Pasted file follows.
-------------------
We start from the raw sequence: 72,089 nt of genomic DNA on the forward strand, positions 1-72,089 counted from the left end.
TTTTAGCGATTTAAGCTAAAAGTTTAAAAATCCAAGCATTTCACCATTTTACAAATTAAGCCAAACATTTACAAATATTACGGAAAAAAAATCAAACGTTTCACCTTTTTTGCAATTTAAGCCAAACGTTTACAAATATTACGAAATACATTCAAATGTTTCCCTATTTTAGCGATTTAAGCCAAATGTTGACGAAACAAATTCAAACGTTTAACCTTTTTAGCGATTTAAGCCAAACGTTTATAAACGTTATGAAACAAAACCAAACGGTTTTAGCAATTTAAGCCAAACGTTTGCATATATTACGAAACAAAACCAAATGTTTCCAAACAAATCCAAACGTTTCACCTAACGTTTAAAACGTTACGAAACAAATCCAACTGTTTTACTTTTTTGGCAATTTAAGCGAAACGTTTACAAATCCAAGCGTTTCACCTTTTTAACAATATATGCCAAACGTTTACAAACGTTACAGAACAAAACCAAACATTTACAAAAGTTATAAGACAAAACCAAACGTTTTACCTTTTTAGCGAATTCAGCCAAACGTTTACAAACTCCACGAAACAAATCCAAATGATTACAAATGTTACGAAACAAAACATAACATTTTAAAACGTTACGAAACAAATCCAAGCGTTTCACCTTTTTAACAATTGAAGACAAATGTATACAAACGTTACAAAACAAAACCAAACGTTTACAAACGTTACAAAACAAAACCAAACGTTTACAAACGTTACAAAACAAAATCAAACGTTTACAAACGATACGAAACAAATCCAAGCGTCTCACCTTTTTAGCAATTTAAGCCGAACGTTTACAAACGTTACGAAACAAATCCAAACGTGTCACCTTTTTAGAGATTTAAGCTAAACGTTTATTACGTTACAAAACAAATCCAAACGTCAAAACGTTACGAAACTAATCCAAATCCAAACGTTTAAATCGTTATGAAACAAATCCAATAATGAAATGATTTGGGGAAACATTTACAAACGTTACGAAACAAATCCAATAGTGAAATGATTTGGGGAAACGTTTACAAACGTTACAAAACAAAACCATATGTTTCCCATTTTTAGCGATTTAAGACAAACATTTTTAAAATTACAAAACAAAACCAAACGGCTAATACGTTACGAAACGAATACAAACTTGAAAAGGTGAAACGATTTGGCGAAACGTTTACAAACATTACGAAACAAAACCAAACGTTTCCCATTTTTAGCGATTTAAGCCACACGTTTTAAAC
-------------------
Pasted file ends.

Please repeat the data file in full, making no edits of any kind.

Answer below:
We start from the raw sequence: 72,089 nt of genomic DNA on the forward strand, positions 1-72,089 counted from the left end.
TTTTAGCGATTTAAGCTAAAAGTTTAAAAATCCAAGCATTTCACCATTTTACAAATTAAGCCAAACATTTACAAATATTACGGAAAAAAAATCAAACGTTTCACCTTTTTTGCAATTTAAGCCAAACGTTTACAAATATTACGAAATACATTCAAATGTTTCCCTATTTTAGCGATTTAAGCCAAATGTTGACGAAACAAATTCAAACGTTTAACCTTTTTAGCGATTTAAGCCAAACGTTTATAAACGTTATGAAACAAAACCAAACGGTTTTAGCAATTTAAGCCAAACGTTTGCATATATTACGAAACAAAACCAAATGTTTCCAAACAAATCCAAACGTTTCACCTAACGTTTAAAACGTTACGAAACAAATCCAACTGTTTTACTTTTTTGGCAATTTAAGCGAAACGTTTACAAATCCAAGCGTTTCACCTTTTTAACAATATATGCCAAACGTTTACAAACGTTACAGAACAAAACCAAACATTTACAAAAGTTATAAGACAAAACCAAACGTTTTACCTTTTTAGCGAATTCAGCCAAACGTTTACAAACTCCACGAAACAAATCCAAATGATTACAAATGTTACGAAACAAAACATAACATTTTAAAACGTTACGAAACAAATCCAAGCGTTTCACCTTTTTAACAATTGAAGACAAATGTATACAAACGTTACAAAACAAAACCAAACGTTTACAAACGTTACAAAACAAAACCAAACGTTTACAAACGTTACAAAACAAAATCAAACGTTTACAAACGATACGAAACAAATCCAAGCGTCTCACCTTTTTAGCAATTTAAGCCGAACGTTTACAAACGTTACGAAACAAATCCAAACGTGTCACCTTTTTAGAGATTTAAGCTAAACGTTTATTACGTTACAAAACAAATCCAAACGTCAAAACGTTACGAAACTAATCCAAATCCAAACGTTTAAATCGTTATGAAACAAATCCAATAATGAAATGATTTGGGGAAACATTTACAAACGTTACGAAACAAATCCAATAGTGAAATGATTTGGGGAAACGTTTACAAACGTTACAAAACAAAACCATATGTTTCCCATTTTTAGCGATTTAAGACAAACATTTTTAAAATTACAAAACAAAACCAAACGGCTAATACGTTACGAAACGAATACAAACTTGAAAAGGTGAAACGATTTGGCGAAACGTTTACAAACATTACGAAACAAAACCAAACGTTTCCCATTTTTAGCGATTTAAGCCACACGTTTTAAAC